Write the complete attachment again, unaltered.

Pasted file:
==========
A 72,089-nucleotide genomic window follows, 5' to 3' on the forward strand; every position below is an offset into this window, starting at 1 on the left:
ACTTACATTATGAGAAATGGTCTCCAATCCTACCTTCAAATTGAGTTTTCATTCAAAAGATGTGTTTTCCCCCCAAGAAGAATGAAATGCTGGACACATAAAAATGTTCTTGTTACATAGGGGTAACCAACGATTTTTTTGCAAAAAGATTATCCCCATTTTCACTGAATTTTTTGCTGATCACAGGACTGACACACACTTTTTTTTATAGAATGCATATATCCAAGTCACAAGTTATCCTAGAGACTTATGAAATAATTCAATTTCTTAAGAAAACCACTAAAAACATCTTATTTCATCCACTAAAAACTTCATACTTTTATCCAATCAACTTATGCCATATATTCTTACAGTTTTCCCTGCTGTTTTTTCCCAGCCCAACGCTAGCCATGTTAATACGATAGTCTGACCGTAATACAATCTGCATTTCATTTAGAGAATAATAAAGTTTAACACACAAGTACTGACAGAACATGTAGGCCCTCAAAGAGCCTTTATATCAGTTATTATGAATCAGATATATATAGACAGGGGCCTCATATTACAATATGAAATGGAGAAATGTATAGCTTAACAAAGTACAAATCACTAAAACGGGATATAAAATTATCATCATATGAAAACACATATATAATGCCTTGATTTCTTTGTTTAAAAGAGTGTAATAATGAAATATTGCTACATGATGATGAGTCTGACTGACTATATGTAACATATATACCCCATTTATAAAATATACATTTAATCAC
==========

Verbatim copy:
A 72,089-nucleotide genomic window follows, 5' to 3' on the forward strand; every position below is an offset into this window, starting at 1 on the left:
ACTTACATTATGAGAAATGGTCTCCAATCCTACCTTCAAATTGAGTTTTCATTCAAAAGATGTGTTTTCCCCCCAAGAAGAATGAAATGCTGGACACATAAAAATGTTCTTGTTACATAGGGGTAACCAACGATTTTTTTGCAAAAAGATTATCCCCATTTTCACTGAATTTTTTGCTGATCACAGGACTGACACACACTTTTTTTTATAGAATGCATATATCCAAGTCACAAGTTATCCTAGAGACTTATGAAATAATTCAATTTCTTAAGAAAACCACTAAAAACATCTTATTTCATCCACTAAAAACTTCATACTTTTATCCAATCAACTTATGCCATATATTCTTACAGTTTTCCCTGCTGTTTTTTCCCAGCCCAACGCTAGCCATGTTAATACGATAGTCTGACCGTAATACAATCTGCATTTCATTTAGAGAATAATAAAGTTTAACACACAAGTACTGACAGAACATGTAGGCCCTCAAAGAGCCTTTATATCAGTTATTATGAATCAGATATATATAGACAGGGGCCTCATATTACAATATGAAATGGAGAAATGTATAGCTTAACAAAGTACAAATCACTAAAACGGGATATAAAATTATCATCATATGAAAACACATATATAATGCCTTGATTTCTTTGTTTAAAAGAGTGTAATAATGAAATATTGCTACATGATGATGAGTCTGACTGACTATATGTAACATATATACCCCATTTATAAAATATACATTTAATCAC